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Chapter 2

Macro Chapter 2.docx

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Department
Economics
Course
ECO105Y1
Professor
Paul Cohen
Semester
Winter

Description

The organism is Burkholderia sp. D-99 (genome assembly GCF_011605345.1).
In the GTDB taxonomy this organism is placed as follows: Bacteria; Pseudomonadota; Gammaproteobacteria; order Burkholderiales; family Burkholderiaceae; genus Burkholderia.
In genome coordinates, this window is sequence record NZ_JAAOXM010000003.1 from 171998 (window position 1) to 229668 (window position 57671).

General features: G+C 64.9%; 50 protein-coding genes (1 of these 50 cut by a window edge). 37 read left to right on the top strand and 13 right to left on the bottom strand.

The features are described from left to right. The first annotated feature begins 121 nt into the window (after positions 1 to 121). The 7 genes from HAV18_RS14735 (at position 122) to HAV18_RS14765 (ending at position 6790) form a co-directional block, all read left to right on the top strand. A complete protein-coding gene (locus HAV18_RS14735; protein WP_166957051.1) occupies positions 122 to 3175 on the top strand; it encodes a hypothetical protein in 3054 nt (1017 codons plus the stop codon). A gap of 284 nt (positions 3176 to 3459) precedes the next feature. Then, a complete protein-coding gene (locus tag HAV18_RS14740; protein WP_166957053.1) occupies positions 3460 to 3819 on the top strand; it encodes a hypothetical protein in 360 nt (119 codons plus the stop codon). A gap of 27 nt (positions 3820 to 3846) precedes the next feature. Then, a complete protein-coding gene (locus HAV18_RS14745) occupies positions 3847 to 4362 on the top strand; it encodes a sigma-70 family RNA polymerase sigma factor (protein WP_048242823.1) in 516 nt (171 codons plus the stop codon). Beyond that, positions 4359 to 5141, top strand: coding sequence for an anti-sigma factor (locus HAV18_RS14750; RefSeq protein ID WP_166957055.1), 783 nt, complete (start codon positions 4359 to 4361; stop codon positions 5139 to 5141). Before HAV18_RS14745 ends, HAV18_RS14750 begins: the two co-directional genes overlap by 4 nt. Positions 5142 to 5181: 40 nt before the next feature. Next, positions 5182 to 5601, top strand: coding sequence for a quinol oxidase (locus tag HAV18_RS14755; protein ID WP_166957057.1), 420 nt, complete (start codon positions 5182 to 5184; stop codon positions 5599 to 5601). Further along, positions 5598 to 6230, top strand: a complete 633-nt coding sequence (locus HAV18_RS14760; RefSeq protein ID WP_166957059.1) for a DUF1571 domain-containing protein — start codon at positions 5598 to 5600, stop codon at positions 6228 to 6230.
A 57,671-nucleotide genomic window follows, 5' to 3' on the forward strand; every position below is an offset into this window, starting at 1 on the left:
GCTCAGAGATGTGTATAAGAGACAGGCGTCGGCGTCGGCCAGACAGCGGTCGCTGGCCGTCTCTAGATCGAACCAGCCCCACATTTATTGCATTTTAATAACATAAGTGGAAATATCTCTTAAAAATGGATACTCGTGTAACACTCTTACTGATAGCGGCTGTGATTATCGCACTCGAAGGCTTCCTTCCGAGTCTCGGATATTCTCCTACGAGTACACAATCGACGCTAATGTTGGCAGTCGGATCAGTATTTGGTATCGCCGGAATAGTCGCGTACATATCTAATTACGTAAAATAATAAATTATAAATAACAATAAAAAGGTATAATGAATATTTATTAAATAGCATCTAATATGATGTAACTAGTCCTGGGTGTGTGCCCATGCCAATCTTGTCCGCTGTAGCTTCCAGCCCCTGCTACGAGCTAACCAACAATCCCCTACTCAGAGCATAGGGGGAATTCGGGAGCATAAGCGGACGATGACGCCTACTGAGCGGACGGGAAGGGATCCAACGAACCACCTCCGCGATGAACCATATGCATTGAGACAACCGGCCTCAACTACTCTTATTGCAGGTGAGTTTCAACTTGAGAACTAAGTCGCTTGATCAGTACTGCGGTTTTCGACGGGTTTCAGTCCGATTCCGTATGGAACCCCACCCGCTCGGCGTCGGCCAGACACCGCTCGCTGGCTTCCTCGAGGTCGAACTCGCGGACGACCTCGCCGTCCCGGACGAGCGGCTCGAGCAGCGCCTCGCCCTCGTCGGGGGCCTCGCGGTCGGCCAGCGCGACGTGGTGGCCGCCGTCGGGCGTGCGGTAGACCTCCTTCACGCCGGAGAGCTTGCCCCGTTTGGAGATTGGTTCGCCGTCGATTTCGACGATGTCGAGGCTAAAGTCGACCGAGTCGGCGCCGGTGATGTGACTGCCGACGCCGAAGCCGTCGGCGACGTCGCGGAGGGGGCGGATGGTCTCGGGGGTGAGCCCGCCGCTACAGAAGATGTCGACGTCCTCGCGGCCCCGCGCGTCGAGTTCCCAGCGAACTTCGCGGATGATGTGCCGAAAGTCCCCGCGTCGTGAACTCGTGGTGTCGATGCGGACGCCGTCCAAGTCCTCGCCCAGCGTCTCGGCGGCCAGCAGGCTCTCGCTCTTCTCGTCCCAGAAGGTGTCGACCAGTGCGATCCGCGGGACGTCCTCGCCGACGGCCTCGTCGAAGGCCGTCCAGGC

Macro Chapter 2: Up Around the Circular Flow (GDP, Economic growth, and Business Cycles) GDP- The total value of all final products and services produced annually in a country Nominal GDP- the value of current prices of all final products/services produced annually in a country. Value = the worth, in Canadian dollars -Changes in nominal GDP are due to the combination of many changes including prices and quantitates The importance of only counting final products is so that we don’t run into the issue of double counting I.E, counting both flour (input) and a loaf of bread (final product) in our calculation of GDP. Nominal GDP for any year counts only the products/services produced in that year. Resale does not count, I.E. selling a used car would not be added again to the GDP of the year resold. This is because Nominal GDP is measured as a flow—an amount per unit of time. However this calculation is often made in the form of estimates through the year, (quarters) then the quarterly estimates are added together to produce the yearly Nominal GDP figure. GDP includes products/services produced within a countries boarders, no matter what the nationality of the business doing the producing, I.E, Honda in Canada gets counted as Canadian, Tim Horton’s in US gets counted as American. Real GDP is the value at constant prices of all final products/services produced annually in a country. By holding prices constant, any differences in real GDP between years must be do to difference in quantities of products/services The goal is to eliminate the effects of Inflation or deflation. Real GDP per person is equal to real GDP divided by the population of a country. Real GDP per person is the best measure of a country’s material standard of living 2.2 Potential GDP: Real GDP when all inputs—labour, capital, land, resources, and entrepreneurial ability—are fully employed. Potential GDP per person: Potential GDP divided by population. In a graphical comparison between Real GDP and potential GDP per person, the points where Real GDP is either greater or lesser than potential GDP are known as Business cycles. Economic Growth: Expansion of economy’s capacity to produce products/services; increase in potential GDP person, (Its labour, capital, land/resources) Labour force participation rate: The percentage of the population that is working. An example of a huge jump in the labour force participation rate can be found in the post WWII period where women were entering the workforce at immensely increasing rates. The quantity of labour inputs can increase through training and education. Economics call such quality increase improvements in Human Capital-increased earning potential from work experience, on-the-job training, and education. Human Capital: Increase Earning from Work experience, on-the-job training, and education. Capital: is the factories and equipment businesses use to produce products/services. The greater the capital the greater the quantity produced… Economists call improvements in the quantity of capital technological change. When referring to land in is important it doesn’t simply mean to expand your boarders, it refers to the increase in the quantity of land that can contribute to production. What is important for increasing potential GDP is bringing new inputs into the circular flow of markers. The invention of new extraction technologies is helping to make Alberta’s oil tar sands a profitable “new” resource. Improvements in the “quality” of land and resource are due to these applications of capital or technological change. When entrepreneurs come up with improvements in management techniques, corporate organization, or worker/management relation that improve productivity, these also increase potential GDP. A stock is an amount at a moment in time. Unlike flows, measurements of stock quantities do not include a time dimension—think of a stock as a snapshot. The stock of inputs consists of; Labour (including human capital), Capital (including the current stake of technology), Land/Resources, and entrepreneurship. Economic growth is caused by increases in the quantity or quality of countries inputs—its labour, capital, land, and entrepreneurship. Economic Growth Rate—the annual percentage change in real GDP per person Real GDP per _ Real GDP per person this year person last year Real GDP per person growth = rate (percent) X 100 Real GDP per person last year According to the Rule of 70, the number of years it takes for an initial amount to double is roughly 70 divided by the annual percentage growth rate of
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